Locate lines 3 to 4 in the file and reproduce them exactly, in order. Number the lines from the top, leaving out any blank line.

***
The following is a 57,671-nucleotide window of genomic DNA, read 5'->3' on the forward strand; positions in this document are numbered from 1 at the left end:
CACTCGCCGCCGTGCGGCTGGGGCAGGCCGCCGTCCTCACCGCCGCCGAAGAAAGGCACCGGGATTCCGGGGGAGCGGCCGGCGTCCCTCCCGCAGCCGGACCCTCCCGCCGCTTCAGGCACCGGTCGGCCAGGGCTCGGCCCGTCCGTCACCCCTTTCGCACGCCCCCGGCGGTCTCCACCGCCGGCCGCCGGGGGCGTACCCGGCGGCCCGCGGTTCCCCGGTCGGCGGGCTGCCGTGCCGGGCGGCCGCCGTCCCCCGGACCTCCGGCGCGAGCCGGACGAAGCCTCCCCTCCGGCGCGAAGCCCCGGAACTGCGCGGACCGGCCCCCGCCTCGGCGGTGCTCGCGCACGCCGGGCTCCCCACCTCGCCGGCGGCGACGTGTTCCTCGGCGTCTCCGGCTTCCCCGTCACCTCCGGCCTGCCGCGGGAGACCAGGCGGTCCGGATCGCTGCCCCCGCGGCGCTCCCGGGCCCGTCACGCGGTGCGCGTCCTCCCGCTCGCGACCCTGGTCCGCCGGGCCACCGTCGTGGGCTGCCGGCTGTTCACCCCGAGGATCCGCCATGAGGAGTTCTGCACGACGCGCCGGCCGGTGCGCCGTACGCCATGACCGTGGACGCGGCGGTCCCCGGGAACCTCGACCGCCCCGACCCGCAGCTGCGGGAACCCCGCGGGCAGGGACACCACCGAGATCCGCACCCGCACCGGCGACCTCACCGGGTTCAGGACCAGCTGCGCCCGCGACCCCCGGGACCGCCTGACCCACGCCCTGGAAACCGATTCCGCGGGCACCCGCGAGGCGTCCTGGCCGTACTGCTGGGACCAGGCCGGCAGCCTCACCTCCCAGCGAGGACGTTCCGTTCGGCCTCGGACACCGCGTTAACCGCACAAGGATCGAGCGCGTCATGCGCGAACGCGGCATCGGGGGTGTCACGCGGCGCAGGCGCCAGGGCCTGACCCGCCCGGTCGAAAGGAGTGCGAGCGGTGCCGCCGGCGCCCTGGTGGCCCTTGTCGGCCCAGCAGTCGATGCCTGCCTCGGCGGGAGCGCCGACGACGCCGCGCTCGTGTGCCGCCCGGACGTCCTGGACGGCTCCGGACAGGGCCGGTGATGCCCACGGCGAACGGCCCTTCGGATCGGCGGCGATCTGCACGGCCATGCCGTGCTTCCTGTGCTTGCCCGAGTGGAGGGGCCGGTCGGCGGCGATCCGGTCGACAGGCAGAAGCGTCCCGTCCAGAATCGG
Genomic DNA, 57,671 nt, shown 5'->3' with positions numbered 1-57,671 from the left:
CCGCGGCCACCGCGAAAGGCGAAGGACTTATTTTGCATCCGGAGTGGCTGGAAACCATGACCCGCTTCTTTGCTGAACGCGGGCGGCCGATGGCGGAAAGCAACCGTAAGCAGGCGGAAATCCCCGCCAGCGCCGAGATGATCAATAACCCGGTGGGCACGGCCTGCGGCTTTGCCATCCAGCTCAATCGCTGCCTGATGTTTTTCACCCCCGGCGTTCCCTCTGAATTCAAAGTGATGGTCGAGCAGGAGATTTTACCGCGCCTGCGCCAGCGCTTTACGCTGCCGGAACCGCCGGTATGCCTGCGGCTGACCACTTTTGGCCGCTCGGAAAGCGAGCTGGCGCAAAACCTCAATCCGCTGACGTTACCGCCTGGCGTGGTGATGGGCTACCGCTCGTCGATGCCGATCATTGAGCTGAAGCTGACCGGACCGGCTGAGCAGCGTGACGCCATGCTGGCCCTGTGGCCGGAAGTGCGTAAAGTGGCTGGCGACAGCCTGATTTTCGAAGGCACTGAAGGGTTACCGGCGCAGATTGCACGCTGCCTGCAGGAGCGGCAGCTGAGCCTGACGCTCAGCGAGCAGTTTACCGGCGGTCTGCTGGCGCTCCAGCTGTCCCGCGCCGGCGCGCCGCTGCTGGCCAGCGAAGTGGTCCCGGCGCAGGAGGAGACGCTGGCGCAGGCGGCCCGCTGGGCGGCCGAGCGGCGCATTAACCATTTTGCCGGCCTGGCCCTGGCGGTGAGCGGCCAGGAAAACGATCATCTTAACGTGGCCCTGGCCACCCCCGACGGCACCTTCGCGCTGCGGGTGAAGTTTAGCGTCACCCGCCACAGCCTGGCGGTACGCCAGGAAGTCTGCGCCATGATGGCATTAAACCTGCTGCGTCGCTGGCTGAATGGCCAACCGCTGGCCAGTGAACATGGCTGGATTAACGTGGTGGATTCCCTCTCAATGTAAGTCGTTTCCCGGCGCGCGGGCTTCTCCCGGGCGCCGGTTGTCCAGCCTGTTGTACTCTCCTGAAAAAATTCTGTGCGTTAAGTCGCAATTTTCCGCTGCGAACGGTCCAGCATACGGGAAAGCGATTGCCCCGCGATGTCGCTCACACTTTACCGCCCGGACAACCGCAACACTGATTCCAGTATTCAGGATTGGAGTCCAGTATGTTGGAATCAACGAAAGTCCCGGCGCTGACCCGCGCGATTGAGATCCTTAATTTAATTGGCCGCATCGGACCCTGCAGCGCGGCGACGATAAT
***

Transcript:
Genomic DNA, 57,671 nt, shown 5'->3' with positions numbered 1-57,671 from the left:
CCGCGGCCACCGCGAAAGGCGAAGGACTTATTTTGCATCCGGAGTGGCTGGAAACCATGACCCGCTTCTTTGCTGAACGCGGGCGGCCGATGGCGGAAAGCAACCGTAAGCAGGCGGAAATCCCCGCCAGCGCCGAGATGATCAATAACCCGGTGGGCACGGCCTGCGGCTTTGCCATCCAGCTCAATCGCTGCCTGATGTTTTTCACCCCCGGCGTTCCCTCTGAATTCAAAGTGATGGTCGAGCAGGAGATTTTACCGCGCCTGCGCCAGCGCTTTACGCTGCCGGAACCGCCGGTATGCCTGCGGCTGACCACTTTTGGCCGCTCGGAAAGCGAGCTGGCGCAAAACCTCAATCCGCTGACGTTACCGCCTGGCGTGGTGATGGGCTACCGCTCGTCGATGCCGATCATTGAGCTGAAGCTGACCGGACCGGCTGAGCAGCGTGACGCCATGCTGGCCCTGTGGCCGGAAGTGCGTAAAGTGGCTGGCGACAGCCTGATTTTCGAAGGCACTGAAGGGTTACCGGCGCAGATTGCACGCTGCCTGCAGGAGCGGCAGCTGAGCCTGACGCTCAGCGAGCAGTTTACCGGCGGTCTGCTGGCGCTCCAGCTGTCCCGCGCCGGCGCGCCGCTGCTGGCCAGCGAAGTGGTCCCGGCGCAGGAGGAGACGCTGGCGCAGGCGGCCCGCTGGGCGGCCGAGCGGCGCATTAACCATTTTGCCGGCCTGGCCCTGGCGGTGAGCGGCCAGGAAAACGATCATCTTAACGTGGCCCTGGCCACCCCCGACGGCACCTTCGCGCTGCGGGTGAAGTTTAGCGTCACCCGCCACAGCCTGGCGGTACGCCAGGAAGTCTGCGCCATGATGGCATTAAACCTGCTGCGTCGCTGGCTGAATGGCCAACCGCTGGCCAGTGAACATGGCTGGATTAACGTGGTGGATTCCCTCTCAATGTAAGTCGTTTCCCGGCGCGCGGGCTTCTCCCGGGCGCCGGTTGTCCAGCCTGTTGTACTCTCCTGAAAAAATTCTGTGCGTTAAGTCGCAATTTTCCGCTGCGAACGGTCCAGCATACGGGAAAGCGATTGCCCCGCGATGTCGCTCACACTTTACCGCCCGGACAACCGCAACACTGATTCCAGTATTCAGGATTGGAGTCCAGTATGTTGGAATCAACGAAAGTCCCGGCGCTGACCCGCGCGATTGAGATCCTTAATTTAATTGGCCGCATCGGACCCTGCAGCGCGGCGACGATAAT